Planting bare-root roses is an ideal lockdown project as they’re widely available by mail-order for home delivery. Once roses arrive I plant them promptly, first placing their naked roots into a bucket of water for a few hours, to rehydrate. Roses love a sunny spot, and bare-root plants require a hole that’s around 40cm wide by 40cm deep (fork a little well-rotted compost into the base of the planting hole). Place the rose in the centre, ensuring the base of its stems sit 5cm below the top of the hole, then backfill with soil, firm down and water.
3. Trees Shouldn’t Rock ‘n’ Roll!
Young trees and top-heavy shrubs can come a-cropper in a winter gale, so it’s worth checking for damage. Little detective work was needed to determine that the Chusan palm (Trachycarpus fortunei) in my front garden was in trouble – it was doing its best impression of the Leaning Tower of Pisa!
Chusan palms are the ultimate easy exotics: tough, evergreen, hardy and low-maintenance, so I was determined not to let it topple, despite my light, sandy soil being responsible for its rootball working loose due to wind rock. The first step was to hammer a sturdy, pressure-treated tree stake into the ground, then secure its fibre-covered trunk with a strong, adjustable rubber tree tie. I can’t guarantee that it’ll survive, but if one lesson has been learnt, it’s to wear thicker gardening gloves for this type of procedure – these palms have sharp, finely serrated leaf stalks, and even a small mishap will cut into skin with ease. Ouch!
4. Sow sweet peas – a cottage garden favourite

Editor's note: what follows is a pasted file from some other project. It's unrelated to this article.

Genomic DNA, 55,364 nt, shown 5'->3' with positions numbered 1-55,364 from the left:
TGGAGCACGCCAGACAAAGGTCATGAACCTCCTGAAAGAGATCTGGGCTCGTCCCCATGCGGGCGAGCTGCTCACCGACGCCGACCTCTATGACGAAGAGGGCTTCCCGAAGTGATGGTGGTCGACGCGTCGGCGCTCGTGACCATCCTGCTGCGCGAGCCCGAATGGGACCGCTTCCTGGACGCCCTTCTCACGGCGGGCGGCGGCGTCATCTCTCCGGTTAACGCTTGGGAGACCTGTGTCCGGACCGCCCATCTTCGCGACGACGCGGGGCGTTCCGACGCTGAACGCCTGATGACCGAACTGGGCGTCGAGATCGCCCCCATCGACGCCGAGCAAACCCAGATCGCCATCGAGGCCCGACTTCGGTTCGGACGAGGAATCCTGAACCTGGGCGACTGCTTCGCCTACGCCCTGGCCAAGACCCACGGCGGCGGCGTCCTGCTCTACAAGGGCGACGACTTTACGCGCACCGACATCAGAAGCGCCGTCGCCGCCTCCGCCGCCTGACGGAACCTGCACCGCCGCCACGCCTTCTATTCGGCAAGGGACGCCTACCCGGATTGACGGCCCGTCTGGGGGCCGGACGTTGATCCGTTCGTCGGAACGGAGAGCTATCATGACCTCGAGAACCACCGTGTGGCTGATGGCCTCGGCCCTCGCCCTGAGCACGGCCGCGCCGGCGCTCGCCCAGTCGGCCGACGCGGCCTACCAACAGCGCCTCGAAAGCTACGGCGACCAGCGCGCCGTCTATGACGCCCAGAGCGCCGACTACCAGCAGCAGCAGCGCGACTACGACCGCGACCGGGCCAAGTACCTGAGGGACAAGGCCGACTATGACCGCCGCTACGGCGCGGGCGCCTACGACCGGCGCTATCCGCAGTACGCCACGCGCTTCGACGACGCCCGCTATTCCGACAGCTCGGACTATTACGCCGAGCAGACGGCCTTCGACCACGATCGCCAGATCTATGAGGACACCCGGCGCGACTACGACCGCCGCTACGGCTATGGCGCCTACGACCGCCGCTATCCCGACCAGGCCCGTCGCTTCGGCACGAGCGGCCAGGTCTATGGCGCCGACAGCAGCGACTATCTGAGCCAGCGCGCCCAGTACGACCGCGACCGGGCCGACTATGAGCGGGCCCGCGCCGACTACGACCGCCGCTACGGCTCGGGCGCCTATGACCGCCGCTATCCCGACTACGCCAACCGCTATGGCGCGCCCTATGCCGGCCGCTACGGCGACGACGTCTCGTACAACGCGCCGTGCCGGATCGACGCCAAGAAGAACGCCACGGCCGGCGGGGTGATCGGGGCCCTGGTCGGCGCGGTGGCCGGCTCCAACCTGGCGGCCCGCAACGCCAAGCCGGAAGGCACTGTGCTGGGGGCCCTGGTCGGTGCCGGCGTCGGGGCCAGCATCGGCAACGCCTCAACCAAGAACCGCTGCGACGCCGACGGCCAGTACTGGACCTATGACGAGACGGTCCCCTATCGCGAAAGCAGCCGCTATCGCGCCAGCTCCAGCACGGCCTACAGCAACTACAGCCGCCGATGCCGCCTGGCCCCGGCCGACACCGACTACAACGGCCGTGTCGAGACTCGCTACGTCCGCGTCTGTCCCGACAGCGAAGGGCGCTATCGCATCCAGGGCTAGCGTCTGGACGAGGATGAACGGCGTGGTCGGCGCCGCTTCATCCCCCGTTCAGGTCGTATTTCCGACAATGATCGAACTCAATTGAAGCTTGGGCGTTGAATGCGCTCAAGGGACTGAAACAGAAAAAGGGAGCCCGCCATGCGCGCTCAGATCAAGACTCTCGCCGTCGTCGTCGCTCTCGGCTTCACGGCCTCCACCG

Whether they’re grown up obelisks, arches, canes or netting or allowed to scramble naturally over shrubs, sweet peas are the first port of call for summer displays in cottage-style gardens. Seed can be sown under cover in autumn or from February to March, so it’s not too late to plan a riot of colour for the warmer months.
Traditional advice recommends soaking sweet pea seed in a saucer of water prior to planting, but I’ve found that fresh, quality seed germinates fine if sown into decent compost. You can use plant pots or root trainers (deep cells) filled with seed and cutting compost. I’m sowing five seeds into 12cm pots, planting each seed 1.5cm deep. They’ll germinate within a few weeks in a bright position at around 15oC – placing pots in an unheated propagator is ideal. Seedlings can become leggy (tall and lanky), so I pinch out growing tips once two pairs of leaves have formed, as it encourages bushy growth.
There are hundreds of varieties, but new for 2021 is Sweet Pea ‘Nightingale’, which honours NHS healthcare workers who have worked around the clock to save lives during the Covid-19 pandemic. Exclusive to supplier Mr Fothergill’s, this bright red bloom with marble effect petals has been named after the seven NHS Nightingale hospitals. A hardy annual that’s capable of growing to 180cm (6ft) high, these gorgeous sweet pea flowers will become a symbol of our gratitude to key workers and offer hope that better times lie ahead.
What gardening jobs will you be looking at in February? What will you be planting in your raised garden beds? Let us know in the comments below.